Why Bonfire Night Is One British Tradition You Don’t Want To Miss

Fireworks display

Bonfire Night, Fireworks Night, or Guy Fawkes Night? Whatever you call it, the 5th November celebration is one of the best nights out you’ll have this winter! We have poor Guy Fawkes to thank for this uniquely British tradition that guarantees an explosion of fun on a gloomy November night!

Guy Fawkes’ grisly end and the beginning of Bonfire Night traditions

Guy Fawkes probably didn’t know he would become a legendary figure in English history when he opted to join in with the Gunpowder Plot! In 1605, Fawkes and a group of fellow conspirators planned to blow up King James I and his government. Unhappy with the King’s Protestant faith, the Catholics wanted to return England to its former beliefs.

After stashing 36 barrels of gunpowder underneath the Houses of Parliament, the plot was busted after a letter from one of the group to his friend in Parliament was intercepted by the King’s supporters. Guy Fawkes was arrested where he was hiding underneath the Houses of Parliament, tortured until he named his co-conspirators and then executed. Brutal!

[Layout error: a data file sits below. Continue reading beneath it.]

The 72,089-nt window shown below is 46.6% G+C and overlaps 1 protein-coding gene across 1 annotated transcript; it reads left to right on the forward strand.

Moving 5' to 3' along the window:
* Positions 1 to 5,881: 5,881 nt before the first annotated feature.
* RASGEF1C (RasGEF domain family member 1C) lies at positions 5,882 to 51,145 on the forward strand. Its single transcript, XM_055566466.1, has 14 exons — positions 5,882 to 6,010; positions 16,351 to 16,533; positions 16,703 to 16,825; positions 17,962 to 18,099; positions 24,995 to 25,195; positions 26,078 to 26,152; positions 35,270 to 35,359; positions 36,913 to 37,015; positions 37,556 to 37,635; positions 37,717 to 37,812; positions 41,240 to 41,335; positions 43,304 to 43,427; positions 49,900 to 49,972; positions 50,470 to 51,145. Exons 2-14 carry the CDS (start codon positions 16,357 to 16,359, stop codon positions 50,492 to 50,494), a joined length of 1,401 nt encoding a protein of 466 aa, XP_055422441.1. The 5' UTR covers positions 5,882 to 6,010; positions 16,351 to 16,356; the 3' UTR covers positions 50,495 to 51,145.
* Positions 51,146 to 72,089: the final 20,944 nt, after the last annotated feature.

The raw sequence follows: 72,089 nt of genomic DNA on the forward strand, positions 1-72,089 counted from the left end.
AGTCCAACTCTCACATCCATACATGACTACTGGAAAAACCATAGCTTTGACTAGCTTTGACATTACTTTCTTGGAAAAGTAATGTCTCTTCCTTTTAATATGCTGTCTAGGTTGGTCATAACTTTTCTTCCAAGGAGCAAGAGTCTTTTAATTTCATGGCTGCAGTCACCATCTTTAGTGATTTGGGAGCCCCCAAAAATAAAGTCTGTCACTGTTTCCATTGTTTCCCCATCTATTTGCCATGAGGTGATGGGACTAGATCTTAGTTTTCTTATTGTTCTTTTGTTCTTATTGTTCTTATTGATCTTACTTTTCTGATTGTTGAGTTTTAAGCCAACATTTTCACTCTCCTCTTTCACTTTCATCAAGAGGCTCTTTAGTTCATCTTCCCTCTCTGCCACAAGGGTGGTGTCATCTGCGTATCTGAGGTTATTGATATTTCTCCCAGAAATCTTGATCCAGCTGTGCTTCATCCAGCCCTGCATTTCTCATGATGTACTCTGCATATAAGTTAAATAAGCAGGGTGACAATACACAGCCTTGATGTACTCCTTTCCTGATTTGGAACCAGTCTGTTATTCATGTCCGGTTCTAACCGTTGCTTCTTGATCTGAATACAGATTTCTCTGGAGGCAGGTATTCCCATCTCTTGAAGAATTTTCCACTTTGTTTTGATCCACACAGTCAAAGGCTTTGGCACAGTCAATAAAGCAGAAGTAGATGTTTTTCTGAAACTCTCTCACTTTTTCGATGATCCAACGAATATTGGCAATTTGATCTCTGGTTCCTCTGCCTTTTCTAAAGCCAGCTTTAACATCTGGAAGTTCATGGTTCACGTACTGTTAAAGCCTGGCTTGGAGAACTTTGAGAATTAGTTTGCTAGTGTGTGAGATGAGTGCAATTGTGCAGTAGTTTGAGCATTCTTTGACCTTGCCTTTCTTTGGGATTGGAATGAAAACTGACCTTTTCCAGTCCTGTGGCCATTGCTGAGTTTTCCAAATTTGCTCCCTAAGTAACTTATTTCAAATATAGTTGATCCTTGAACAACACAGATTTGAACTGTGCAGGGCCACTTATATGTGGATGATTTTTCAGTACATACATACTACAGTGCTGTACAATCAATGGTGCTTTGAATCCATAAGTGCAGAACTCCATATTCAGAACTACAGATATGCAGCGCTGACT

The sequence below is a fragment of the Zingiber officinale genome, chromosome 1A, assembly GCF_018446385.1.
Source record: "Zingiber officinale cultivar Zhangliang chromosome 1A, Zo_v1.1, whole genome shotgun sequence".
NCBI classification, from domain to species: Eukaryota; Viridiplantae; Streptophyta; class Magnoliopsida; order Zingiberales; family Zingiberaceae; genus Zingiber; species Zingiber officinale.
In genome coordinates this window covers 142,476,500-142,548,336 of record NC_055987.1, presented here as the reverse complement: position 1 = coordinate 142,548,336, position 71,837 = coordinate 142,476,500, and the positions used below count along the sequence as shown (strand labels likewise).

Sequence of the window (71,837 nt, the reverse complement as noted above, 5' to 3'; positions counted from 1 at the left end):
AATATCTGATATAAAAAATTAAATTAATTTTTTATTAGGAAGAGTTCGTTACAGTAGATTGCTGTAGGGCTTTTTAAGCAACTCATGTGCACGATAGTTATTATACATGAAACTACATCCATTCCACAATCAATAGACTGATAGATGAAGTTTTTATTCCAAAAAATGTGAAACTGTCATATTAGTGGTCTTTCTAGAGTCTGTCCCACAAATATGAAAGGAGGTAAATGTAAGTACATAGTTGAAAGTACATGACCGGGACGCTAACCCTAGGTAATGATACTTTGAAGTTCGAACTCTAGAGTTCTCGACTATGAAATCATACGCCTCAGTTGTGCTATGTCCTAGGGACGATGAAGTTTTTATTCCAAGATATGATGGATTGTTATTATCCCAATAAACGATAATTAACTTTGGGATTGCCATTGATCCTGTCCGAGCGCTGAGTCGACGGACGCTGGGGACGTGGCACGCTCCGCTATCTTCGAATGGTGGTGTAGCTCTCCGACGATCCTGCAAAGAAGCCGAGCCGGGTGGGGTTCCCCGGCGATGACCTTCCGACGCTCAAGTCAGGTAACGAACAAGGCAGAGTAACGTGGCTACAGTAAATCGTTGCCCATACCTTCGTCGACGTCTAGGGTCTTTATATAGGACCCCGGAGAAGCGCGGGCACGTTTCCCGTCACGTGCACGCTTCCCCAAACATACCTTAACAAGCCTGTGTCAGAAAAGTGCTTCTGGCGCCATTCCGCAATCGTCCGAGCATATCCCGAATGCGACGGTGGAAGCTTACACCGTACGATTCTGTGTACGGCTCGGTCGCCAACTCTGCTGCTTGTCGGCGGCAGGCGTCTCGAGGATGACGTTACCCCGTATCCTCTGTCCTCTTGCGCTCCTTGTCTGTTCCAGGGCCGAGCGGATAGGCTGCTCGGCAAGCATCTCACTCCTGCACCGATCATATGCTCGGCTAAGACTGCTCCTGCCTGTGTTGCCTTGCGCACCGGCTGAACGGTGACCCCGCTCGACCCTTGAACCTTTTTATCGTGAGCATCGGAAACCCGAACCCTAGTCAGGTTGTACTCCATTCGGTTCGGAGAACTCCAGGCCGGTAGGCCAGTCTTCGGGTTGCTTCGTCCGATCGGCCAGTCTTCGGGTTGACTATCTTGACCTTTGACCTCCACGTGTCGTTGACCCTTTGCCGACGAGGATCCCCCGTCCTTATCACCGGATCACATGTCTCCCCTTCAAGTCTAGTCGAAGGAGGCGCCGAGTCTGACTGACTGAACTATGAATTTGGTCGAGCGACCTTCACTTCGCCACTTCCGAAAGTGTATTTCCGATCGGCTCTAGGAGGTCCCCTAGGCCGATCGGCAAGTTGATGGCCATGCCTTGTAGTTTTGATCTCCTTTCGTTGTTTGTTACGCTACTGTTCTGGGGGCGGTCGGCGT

Of course, that’s not the last that was heard of Guy Fawkes. An annual celebration takes place every year on 5 November to mark the anniversary of the failed Gunpowder Plot!

Burning effigy on Bonfire Night

Bonfire Night effigy burning

 

What happens on Bonfire Night? 

  • The highlight of 5 November is the fireworks display! Ranging from little to large, numerous fireworks displays take place on or around 5 November. Expect to be dazzled by colourful rockets, sparkling fountains and exploding Roman Candles.
  • Hand-held sparklers are lit and used to create pretty patterns in the darkness.
  • An effigy of Guy Fawkes is burned on bonfire, hence the term ‘Bonfire Night’. It’s not always Guy Fawkes who ends up on the fire though – often people will burn figures of modern day villains!  The effigy is usually made with old clothes stuffed with newspaper or straw (burns like a dream!)
  • Piping hot food is eaten to warm people up in the cold night air – think fluffy jacket potatoes, hot chocolate, filling stew and hot dogs!

Remember, remember the 5th of November…

There are plenty of Guy Fawkes night celebrations taking place across London in 2014. Many are free and some require tickets to be pre-purchased, so check out where you can catch the fireworks displays in London this November and start planning your evening outside. Don’t forget your woollies!